Nobody will fault you for admitting it is easy to forget about your feet.
After all, feet are way down there. Unless you are looking straight down, which makes walking rather dangerous, you can’t really see your feet. And you know the old saying, “Out of sight, out of mind.” For the most part, we take our feet for granted.
And that is not a good thing to do because, when you think about it, feet are important to almost everything we do. Whether standing, walking, cycling, climbing, jumping or running, feet literally carry the load. And having feet that are happy, or at least comfortable, makes all of those activities a whole lot more enjoyable.
Trouble is, by the end of the day, our feet can be pretty tired. So, with suggestions from the researchers at East Carolina’s University’s Biomechanics lab, here are few exercises to put some energy back into your feet and your day.
- Be a Ballerina: Put your legs straight out in front of you. It’s best if you can prop them up on a stool, chair or the coffee table at home. Point your toes forward, much like a ballerina pointing her extended foot. Hold the position for about 15 seconds. Then relax your toes and point them towards the ceiling, holding that position for 15 seconds. Repeat the routine several times.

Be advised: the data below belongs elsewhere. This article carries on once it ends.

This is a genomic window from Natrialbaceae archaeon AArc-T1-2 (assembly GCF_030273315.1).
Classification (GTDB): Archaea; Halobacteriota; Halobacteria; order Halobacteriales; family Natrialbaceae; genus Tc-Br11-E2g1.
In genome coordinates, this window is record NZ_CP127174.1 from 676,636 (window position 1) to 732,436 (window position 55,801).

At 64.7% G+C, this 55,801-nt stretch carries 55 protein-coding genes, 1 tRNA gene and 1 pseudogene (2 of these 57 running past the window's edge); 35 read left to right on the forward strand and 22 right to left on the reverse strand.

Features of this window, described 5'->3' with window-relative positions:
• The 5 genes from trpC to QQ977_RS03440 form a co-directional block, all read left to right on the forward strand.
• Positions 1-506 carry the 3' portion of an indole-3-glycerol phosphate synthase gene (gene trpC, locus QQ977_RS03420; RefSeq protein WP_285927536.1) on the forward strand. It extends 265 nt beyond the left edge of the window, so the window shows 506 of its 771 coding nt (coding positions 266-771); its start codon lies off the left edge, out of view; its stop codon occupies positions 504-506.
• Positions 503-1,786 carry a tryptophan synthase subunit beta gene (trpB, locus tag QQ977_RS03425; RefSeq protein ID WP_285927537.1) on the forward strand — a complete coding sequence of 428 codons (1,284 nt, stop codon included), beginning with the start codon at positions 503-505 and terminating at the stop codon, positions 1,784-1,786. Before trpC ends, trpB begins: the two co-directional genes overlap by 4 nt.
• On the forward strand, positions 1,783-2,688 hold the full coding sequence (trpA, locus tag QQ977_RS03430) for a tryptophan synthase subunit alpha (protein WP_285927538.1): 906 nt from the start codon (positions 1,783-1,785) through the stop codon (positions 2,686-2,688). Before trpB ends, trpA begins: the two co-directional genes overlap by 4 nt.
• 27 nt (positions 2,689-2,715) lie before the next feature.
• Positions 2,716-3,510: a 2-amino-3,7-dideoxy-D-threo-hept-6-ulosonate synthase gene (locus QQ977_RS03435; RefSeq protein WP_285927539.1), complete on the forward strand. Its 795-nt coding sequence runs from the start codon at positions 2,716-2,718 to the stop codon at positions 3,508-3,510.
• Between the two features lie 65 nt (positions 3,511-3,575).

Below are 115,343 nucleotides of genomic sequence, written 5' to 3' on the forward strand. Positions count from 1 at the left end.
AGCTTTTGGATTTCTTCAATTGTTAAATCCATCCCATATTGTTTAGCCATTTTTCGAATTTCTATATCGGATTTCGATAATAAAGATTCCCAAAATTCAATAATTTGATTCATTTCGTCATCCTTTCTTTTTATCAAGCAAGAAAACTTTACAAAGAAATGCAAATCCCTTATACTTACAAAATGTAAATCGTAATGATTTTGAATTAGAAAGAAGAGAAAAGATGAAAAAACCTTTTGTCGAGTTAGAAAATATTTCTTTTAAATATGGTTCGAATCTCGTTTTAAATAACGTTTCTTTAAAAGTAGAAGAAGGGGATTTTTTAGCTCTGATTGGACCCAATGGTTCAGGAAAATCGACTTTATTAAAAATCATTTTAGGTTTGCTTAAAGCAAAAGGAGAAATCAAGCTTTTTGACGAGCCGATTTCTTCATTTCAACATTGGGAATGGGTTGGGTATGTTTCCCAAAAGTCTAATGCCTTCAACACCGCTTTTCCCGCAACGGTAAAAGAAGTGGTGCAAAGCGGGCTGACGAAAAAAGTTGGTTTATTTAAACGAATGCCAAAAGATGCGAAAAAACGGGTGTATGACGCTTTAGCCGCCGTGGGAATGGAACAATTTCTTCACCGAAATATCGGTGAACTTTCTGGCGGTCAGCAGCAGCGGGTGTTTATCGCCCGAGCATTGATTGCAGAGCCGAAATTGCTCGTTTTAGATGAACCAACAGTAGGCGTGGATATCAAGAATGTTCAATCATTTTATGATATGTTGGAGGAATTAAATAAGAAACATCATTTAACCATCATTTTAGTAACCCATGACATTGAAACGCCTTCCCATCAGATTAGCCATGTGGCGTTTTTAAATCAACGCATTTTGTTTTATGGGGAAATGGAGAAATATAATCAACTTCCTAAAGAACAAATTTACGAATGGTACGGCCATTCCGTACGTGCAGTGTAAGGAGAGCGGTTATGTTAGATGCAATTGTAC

- Toe Curl: Keep the same position as above, but after you are finished, curl your toes and hold for 10 seconds. Then relax your toes and rest.
- Tip Toe Stand: Take your shoes off. Stand with your feet flat on the floor and then stand on your tiptoes. Hold for five seconds, then come down.
- Rolling Tap: Again with your shoes off, keep your feet flat on the floor and tap your toes, and then tap your heels. Then alternate — tap toes, tap heels.
- Shake and Wiggle: Move your feet in a circle, clockwise and then counter-clockwise. Shake your feet around, and then wiggle your toes.
— Frank Graff
Frank Graff is a producer/reporter with UNC-TV, focusing on North Carolina Science Now, a weekly science series that airs Wednesdays, beginning in August 2013, as part of North Carolina Now on UNC-TV. In addition to producing these special segments, Frank will provide additional information related to his stories through this North Carolina Science Now Reporter's Blog!